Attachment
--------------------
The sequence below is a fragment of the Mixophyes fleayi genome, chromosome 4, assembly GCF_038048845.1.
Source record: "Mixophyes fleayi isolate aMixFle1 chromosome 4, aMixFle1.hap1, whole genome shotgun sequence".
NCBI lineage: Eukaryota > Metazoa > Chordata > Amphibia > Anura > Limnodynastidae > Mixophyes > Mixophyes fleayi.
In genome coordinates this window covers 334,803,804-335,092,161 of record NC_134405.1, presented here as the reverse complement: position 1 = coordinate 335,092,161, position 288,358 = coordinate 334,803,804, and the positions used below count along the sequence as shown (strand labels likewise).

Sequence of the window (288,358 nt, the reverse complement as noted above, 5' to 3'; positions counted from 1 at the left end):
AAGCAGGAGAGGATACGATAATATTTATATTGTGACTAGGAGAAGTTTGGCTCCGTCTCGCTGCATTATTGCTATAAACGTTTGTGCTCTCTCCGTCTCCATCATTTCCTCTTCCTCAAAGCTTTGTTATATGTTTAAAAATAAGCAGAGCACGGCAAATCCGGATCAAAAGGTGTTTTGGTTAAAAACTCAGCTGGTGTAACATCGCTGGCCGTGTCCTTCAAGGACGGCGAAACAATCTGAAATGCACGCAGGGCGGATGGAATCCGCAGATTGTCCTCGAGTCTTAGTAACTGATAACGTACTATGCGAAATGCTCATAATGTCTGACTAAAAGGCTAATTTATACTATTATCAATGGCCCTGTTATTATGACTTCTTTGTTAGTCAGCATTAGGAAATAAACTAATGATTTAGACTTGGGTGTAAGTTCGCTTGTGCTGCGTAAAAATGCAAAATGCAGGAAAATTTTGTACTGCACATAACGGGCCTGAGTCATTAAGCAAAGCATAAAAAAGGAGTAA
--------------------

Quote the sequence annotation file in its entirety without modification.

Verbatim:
The sequence below is a fragment of the Mixophyes fleayi genome, chromosome 4, assembly GCF_038048845.1.
Source record: "Mixophyes fleayi isolate aMixFle1 chromosome 4, aMixFle1.hap1, whole genome shotgun sequence".
NCBI lineage: Eukaryota > Metazoa > Chordata > Amphibia > Anura > Limnodynastidae > Mixophyes > Mixophyes fleayi.
In genome coordinates this window covers 334,803,804-335,092,161 of record NC_134405.1, presented here as the reverse complement: position 1 = coordinate 335,092,161, position 288,358 = coordinate 334,803,804, and the positions used below count along the sequence as shown (strand labels likewise).

Sequence of the window (288,358 nt, the reverse complement as noted above, 5' to 3'; positions counted from 1 at the left end):
AAGCAGGAGAGGATACGATAATATTTATATTGTGACTAGGAGAAGTTTGGCTCCGTCTCGCTGCATTATTGCTATAAACGTTTGTGCTCTCTCCGTCTCCATCATTTCCTCTTCCTCAAAGCTTTGTTATATGTTTAAAAATAAGCAGAGCACGGCAAATCCGGATCAAAAGGTGTTTTGGTTAAAAACTCAGCTGGTGTAACATCGCTGGCCGTGTCCTTCAAGGACGGCGAAACAATCTGAAATGCACGCAGGGCGGATGGAATCCGCAGATTGTCCTCGAGTCTTAGTAACTGATAACGTACTATGCGAAATGCTCATAATGTCTGACTAAAAGGCTAATTTATACTATTATCAATGGCCCTGTTATTATGACTTCTTTGTTAGTCAGCATTAGGAAATAAACTAATGATTTAGACTTGGGTGTAAGTTCGCTTGTGCTGCGTAAAAATGCAAAATGCAGGAAAATTTTGTACTGCACATAACGGGCCTGAGTCATTAAGCAAAGCATAAAAAAGGAGTAA